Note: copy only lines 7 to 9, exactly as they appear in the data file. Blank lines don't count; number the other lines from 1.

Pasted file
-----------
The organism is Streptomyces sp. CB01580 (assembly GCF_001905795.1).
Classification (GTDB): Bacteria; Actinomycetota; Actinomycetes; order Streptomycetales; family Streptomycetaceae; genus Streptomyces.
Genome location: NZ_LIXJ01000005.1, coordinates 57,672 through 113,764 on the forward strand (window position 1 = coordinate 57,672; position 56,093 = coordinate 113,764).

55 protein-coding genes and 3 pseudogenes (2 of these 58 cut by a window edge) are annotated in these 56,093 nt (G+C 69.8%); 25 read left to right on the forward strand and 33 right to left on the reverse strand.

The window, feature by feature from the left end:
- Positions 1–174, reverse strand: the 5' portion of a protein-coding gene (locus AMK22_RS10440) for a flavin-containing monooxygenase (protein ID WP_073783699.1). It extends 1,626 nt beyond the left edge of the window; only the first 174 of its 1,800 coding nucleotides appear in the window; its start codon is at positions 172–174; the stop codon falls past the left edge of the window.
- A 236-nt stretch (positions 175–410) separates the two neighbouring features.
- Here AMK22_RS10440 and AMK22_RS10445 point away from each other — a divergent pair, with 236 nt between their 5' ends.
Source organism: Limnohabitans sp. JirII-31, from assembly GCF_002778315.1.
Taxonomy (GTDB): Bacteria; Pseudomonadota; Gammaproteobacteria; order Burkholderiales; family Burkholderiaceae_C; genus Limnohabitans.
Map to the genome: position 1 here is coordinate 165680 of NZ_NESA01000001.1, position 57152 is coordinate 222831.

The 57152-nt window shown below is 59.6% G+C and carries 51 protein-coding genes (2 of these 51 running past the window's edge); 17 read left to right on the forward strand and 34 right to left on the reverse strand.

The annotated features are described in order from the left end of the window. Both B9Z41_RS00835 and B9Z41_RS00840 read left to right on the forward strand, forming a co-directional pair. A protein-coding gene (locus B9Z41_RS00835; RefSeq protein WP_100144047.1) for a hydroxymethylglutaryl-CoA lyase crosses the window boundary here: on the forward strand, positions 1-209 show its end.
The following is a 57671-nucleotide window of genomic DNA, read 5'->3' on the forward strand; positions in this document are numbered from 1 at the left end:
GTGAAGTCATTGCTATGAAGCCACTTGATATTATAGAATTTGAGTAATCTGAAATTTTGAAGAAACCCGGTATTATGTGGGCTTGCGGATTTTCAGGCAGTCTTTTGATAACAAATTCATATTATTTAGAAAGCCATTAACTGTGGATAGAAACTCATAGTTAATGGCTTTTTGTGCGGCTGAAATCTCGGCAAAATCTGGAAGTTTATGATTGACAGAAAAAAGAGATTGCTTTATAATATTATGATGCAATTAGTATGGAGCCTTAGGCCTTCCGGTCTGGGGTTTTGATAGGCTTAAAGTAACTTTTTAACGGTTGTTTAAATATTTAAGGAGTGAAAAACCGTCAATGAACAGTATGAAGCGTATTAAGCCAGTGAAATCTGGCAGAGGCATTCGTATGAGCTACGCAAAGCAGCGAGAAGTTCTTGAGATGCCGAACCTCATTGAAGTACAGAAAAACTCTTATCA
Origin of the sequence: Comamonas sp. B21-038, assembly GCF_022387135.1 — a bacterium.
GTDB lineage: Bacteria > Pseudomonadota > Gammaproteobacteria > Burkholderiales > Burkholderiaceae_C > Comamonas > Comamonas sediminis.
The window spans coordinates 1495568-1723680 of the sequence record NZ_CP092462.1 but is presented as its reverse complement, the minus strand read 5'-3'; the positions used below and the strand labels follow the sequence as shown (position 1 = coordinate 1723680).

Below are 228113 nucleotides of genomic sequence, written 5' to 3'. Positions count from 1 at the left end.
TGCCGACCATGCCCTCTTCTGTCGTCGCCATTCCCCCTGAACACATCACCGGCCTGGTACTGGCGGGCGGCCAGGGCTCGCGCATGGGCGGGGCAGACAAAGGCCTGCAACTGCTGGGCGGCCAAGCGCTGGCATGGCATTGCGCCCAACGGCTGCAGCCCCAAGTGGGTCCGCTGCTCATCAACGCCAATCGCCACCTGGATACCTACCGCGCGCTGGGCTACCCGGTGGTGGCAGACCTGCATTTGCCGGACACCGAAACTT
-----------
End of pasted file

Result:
- A 236-nt stretch (positions 175–410) separates the two neighbouring features.
- Here AMK22_RS10440 and AMK22_RS10445 point away from each other — a divergent pair, with 236 nt between their 5' ends.
Source organism: Limnohabitans sp. JirII-31, from assembly GCF_002778315.1.